--- > λ> decode "[1,2,3]" :: Maybe [Int]
--- > Just [1,2,3]
---
--- Likewise, for encoding to JSON you can encode anything that's an
--- instance of 'ToJSON', which does include simple types. So beware
--- that this aspect of the API is not isomorphic:
---
--- > λ> encode [1,2,3]
--- > "[1,2,3]"
--- > λ> decode (encode [1]) :: Maybe [Int]
--- > Just [1]
--- > λ> encode 1
--- > "1"
--- > λ> decode (encode (1 :: Int)) :: Maybe Int
--- > Nothing
---
--- Alternatively see 'Data.Aeson.Parser.value' to parse non-toplevel
--- JSON values.
 
 module Data.Aeson
     (
+    -- * Usage example
+    -- $usage-example
+
+    -- * Working directly with the JSON AST
+    -- $json-ast
+
+    -- * Pitfalls
+    -- $pitfalls
+
     -- * Encoding and decoding
+    -- $encoding-and-decoding
       decode
     , decode'
     , eitherDecode
 eitherDecode' :: (FromJSON a) => L.ByteString -> Either String a
 eitherDecode' = eitherDecodeWith json' fromJSON
 {-# INLINE eitherDecode' #-}
+
+-- $usage-example
+--
+-- The most common way to use the library is to define a data type,
+-- corresponding to some JSON data you want to work with, and then
+-- write either a 'FromJSON' instance, a to 'ToJSON' instance, or both
+-- for that type. For example, given this JSON data:
+--
+-- > { "name": "Joe", "age": 12 }
+--
+-- we create a matching data type:
+--
+-- > data Person = Person
+-- >     { name :: Text
+-- >     , age  :: Int
+-- >     } deriving Show
+--
+-- To decode data, we need to define a 'FromJSON' instance:
+--
+-- > {-# LANGUAGE OverloadedStrings #-}
+-- >
+-- > instance FromJSON Coord where
+-- >     parseJSON (Object v) = Person <$>
+-- >                            v .: "name" <*>
+-- >                            v .: "age"
+-- >     -- A non-Object value is of the wrong type, so fail.
+-- >     parseJSON _          = mzero
+--
+-- We can now parse the JSON data like so:
+--
+-- > >>> decode "{\"name\":\"Joe\",\"age\":12}" :: Maybe Person
+-- > Just (Person {name = "Joe", age = 12})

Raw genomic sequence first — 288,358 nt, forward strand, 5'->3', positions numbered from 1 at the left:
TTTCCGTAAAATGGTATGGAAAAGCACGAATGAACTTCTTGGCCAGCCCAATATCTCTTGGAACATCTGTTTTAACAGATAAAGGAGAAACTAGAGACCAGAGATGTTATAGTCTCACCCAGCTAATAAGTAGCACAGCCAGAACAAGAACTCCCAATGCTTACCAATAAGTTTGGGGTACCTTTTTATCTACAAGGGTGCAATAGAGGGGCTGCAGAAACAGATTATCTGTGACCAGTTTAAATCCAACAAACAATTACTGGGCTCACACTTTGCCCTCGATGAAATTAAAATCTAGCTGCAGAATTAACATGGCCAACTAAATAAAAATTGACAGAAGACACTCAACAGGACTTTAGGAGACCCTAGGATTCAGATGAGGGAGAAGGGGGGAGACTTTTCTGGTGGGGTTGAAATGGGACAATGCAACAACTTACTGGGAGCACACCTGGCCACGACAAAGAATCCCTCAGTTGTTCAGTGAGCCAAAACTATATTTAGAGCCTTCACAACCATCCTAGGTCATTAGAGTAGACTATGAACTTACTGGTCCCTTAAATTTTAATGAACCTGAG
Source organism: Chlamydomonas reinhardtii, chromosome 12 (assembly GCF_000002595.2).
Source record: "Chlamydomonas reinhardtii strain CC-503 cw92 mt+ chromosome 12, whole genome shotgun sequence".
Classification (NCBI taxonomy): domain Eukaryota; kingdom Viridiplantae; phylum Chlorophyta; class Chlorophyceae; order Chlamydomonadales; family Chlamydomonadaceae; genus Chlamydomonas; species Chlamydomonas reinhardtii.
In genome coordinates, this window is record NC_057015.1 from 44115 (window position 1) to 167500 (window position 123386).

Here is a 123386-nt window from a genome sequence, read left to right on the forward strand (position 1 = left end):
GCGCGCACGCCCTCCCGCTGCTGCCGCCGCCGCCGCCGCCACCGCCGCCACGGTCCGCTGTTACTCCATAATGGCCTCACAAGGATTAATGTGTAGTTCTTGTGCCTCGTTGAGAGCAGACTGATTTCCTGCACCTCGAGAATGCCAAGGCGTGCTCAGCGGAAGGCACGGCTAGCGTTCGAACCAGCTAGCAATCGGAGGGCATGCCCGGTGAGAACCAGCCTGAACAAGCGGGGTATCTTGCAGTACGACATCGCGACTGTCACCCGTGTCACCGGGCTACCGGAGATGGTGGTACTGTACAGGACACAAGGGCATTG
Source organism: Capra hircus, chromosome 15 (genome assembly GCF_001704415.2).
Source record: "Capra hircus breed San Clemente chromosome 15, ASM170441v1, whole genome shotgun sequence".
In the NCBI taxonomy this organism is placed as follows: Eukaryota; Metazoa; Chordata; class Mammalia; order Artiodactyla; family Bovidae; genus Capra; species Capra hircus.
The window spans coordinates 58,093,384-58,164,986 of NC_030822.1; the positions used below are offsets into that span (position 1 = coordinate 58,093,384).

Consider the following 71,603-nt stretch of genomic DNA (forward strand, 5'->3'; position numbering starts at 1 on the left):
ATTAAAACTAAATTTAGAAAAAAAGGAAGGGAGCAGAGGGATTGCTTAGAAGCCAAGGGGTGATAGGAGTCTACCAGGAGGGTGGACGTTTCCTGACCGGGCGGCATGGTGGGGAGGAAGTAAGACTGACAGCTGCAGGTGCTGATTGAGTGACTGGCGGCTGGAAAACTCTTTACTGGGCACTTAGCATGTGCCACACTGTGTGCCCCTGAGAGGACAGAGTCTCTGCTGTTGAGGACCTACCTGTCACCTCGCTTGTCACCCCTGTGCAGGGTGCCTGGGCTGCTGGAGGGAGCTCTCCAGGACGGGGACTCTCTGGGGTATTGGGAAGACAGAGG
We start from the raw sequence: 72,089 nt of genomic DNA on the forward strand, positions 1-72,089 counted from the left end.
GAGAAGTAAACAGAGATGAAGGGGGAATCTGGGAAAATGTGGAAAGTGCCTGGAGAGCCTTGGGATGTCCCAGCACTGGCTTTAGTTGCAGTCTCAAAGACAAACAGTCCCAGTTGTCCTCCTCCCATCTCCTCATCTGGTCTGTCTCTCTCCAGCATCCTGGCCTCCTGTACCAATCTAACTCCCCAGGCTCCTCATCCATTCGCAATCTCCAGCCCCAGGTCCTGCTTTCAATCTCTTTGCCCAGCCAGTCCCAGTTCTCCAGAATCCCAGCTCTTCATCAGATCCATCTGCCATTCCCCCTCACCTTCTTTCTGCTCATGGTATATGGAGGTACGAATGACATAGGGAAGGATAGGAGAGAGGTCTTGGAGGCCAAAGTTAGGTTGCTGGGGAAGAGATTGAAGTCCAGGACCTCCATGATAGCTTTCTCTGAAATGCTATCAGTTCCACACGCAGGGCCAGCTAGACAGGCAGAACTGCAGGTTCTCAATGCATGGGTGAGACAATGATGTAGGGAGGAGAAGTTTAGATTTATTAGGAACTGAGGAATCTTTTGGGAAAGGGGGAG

+--
+-- The explicit type signature can often be omitted as the compiler
+-- can deduce the type using type inference.
+--
+-- To encode data, we need to define a 'ToJSON' instance:
+--
+-- > instance ToJSON Person where
+-- >     toJSON (Person name age) = object ["name" .= name, "age" .= age]
+--
+-- We can now encode a value like so:
+--
+-- > >>> encode (Person {name = "Joe", age = 12})
+-- > "{\"name\":\"Joe\",\"age\":12}"
+--
+-- There are predefined 'FromJSON' and 'ToJSON' instances for many
+-- types. Here's an example using lists and 'Int's:
+--
+-- > >>> decode "[1,2,3]" :: Maybe [Int]
+-- > Just [1,2,3]
+--
+-- And here's an example using the 'Data.Map.Map' type to get a map of
+-- 'Int's.
+--
+-- > >>> decode "{\"foo\":1,\"bar\":2}" :: Maybe (Map String Int)
+-- > Just (fromList [("bar",2),("foo",1)])
+--
+-- See the documentation of 'FromJSON' and 'ToJSON' for some examples
+-- how you can automatically dervice instances in some circumstances.
+
+
+-- $json-ast
+--
+-- Sometimes you want to work with JSON data directly, without first
+-- converting it to a custom data type. This can be useful if you want
+-- to e.g. convert JSON data to YAML data, without knowing what the
+-- contents of the original JSON data was. The 'Value' type, which is
+-- an instance of 'FromJSON', is used to represent an arbitrary JSON
+-- AST. Example usage:
+--
+-- > >>> decode "{\"foo\": 123}" :: Maybe Value
+-- > Just (Object (fromList [("foo",Number 123)]))
+-- > >>> decode "{\"foo\": [\"abc\",\"def\"]}" :: Maybe Value
+-- > Just (Object (fromList [("foo",Array (fromList [String "abc",String "def"]))]))
+--
+-- Once you have a 'Value' you can write recursive functions to
+-- traverse it and make arbitrary transformations.
+
+-- $pitfalls
+--
+-- Note that the JSON standard only allows arrays or objects of things
+-- at the top-level, so calling decode on a simple type will not work:
+--
+-- > >>> decode "1" :: Maybe Int
+-- > Nothing
+-- > >>> decode "1" :: Maybe String
+-- > Nothing
+--
+-- Likewise, for encoding to JSON you can encode anything that's an
+-- instance of 'ToJSON', which does include simple types. So beware
+-- that this aspect of the API is not isomorphic:
+--
+-- > >>> encode [1,2,3]
+-- > "[1,2,3]"
+-- > >>> decode (encode [1]) :: Maybe [Int]
+-- > Just [1]
+-- > >>> encode 1
+-- > "1"
+-- > >>> decode (encode (1 :: Int)) :: Maybe Int
+-- > Nothing
+--
+-- Alternatively see 'Data.Aeson.Parser.value' to parse non-toplevel
+-- JSON values.
+
+-- $encoding-and-decoding
+--
+-- Encoding and decoding is a two step process. To encode a value, it
+-- is first converted to a generic representation, using 'ToJSON'. The
+-- generic representation is then encoded as JSON data. To decode a
+-- value the process is reversed and 'FromJSON' is used instead. Both
+-- these steps are combined in the 'encode' and 'decode' functions.